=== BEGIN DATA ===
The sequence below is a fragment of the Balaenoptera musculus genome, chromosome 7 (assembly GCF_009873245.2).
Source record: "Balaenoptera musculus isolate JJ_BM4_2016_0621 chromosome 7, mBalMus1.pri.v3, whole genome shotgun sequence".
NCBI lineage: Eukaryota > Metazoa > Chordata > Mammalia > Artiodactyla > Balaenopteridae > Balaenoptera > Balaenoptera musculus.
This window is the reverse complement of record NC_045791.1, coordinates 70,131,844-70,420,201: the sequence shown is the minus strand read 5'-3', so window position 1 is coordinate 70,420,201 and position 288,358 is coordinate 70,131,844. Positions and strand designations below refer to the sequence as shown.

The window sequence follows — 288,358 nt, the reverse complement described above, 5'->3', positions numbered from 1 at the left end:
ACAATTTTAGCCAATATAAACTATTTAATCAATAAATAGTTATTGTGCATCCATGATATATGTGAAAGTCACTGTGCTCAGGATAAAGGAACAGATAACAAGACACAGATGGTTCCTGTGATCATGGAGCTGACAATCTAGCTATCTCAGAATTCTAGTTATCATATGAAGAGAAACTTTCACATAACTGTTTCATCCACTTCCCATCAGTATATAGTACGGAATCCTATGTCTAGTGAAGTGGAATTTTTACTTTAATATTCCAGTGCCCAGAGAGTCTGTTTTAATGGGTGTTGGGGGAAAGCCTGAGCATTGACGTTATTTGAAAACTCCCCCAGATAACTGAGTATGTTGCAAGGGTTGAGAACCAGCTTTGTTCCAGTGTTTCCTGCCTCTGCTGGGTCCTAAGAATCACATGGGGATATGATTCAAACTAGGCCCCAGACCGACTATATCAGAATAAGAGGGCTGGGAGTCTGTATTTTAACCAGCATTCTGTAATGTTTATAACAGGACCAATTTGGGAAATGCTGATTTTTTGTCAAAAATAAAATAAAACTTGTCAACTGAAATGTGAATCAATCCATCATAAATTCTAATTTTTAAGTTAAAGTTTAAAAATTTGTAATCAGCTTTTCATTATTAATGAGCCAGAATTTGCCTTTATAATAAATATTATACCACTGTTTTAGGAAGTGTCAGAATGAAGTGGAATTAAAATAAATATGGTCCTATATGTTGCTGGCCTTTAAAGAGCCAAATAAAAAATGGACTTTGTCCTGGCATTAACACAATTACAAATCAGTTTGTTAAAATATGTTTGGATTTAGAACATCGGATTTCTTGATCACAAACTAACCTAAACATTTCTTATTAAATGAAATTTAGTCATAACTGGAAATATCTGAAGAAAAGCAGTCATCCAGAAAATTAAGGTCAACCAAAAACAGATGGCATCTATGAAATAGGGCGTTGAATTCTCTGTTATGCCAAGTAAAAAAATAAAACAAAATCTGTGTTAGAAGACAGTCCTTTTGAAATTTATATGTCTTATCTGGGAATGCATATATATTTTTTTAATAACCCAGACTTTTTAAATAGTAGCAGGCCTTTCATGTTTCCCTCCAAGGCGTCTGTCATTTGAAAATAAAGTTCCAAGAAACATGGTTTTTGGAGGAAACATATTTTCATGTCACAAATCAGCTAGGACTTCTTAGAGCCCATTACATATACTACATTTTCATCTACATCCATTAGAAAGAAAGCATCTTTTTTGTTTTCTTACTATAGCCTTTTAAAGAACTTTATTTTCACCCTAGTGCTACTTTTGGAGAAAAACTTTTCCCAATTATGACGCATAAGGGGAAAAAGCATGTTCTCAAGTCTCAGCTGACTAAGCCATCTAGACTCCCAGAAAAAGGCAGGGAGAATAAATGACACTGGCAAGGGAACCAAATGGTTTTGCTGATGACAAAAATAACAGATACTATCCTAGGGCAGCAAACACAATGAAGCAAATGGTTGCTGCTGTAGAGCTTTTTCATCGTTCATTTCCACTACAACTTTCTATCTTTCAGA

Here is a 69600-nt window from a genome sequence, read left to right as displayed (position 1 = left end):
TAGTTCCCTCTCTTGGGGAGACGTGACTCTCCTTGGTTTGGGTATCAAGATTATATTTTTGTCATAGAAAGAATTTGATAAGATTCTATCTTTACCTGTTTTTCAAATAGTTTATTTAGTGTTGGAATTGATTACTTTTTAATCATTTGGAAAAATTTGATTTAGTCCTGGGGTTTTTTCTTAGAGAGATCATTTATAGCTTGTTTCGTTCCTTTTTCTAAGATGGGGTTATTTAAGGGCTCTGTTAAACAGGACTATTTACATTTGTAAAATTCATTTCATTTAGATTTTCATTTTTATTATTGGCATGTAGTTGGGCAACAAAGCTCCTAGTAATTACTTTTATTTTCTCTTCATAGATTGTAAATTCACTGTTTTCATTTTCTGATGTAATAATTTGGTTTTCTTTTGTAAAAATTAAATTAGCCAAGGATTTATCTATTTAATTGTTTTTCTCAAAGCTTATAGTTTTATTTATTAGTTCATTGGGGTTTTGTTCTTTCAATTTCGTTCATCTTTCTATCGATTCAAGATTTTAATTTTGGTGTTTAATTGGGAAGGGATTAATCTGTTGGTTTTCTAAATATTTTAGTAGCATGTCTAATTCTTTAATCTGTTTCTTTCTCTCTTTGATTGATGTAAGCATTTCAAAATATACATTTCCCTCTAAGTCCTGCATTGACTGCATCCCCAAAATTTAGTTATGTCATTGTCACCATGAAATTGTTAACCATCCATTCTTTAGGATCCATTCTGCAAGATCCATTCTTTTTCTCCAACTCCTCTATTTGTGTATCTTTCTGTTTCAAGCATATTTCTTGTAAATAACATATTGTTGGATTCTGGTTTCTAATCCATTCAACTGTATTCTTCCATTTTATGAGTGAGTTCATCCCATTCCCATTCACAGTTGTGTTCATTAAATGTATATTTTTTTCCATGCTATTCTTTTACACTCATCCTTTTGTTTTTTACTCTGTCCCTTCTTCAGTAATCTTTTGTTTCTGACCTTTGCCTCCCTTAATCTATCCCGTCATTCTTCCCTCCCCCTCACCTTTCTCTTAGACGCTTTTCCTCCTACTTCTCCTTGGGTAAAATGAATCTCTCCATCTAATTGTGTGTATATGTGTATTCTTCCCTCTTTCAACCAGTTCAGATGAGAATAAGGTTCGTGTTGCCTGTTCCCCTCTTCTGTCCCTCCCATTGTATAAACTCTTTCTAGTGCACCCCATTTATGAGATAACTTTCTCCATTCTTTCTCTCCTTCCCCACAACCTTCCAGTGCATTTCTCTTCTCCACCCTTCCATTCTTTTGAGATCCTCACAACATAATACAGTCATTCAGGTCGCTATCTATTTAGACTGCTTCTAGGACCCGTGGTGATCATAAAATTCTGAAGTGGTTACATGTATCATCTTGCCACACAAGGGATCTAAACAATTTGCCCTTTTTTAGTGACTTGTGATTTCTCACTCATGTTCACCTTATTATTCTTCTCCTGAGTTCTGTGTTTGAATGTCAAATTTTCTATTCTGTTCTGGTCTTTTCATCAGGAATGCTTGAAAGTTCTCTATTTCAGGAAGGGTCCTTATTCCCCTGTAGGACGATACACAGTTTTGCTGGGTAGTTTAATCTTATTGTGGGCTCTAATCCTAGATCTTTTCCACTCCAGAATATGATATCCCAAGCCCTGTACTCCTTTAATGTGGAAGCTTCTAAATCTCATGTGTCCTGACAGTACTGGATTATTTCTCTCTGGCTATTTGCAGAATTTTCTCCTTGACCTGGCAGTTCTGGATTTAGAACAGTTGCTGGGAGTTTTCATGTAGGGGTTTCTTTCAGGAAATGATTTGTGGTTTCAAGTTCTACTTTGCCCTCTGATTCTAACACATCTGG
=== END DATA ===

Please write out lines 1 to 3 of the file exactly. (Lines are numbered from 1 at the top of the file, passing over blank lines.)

The sequence below is a fragment of the Balaenoptera musculus genome, chromosome 7 (assembly GCF_009873245.2).
Source record: "Balaenoptera musculus isolate JJ_BM4_2016_0621 chromosome 7, mBalMus1.pri.v3, whole genome shotgun sequence".
NCBI lineage: Eukaryota > Metazoa > Chordata > Mammalia > Artiodactyla > Balaenopteridae > Balaenoptera > Balaenoptera musculus.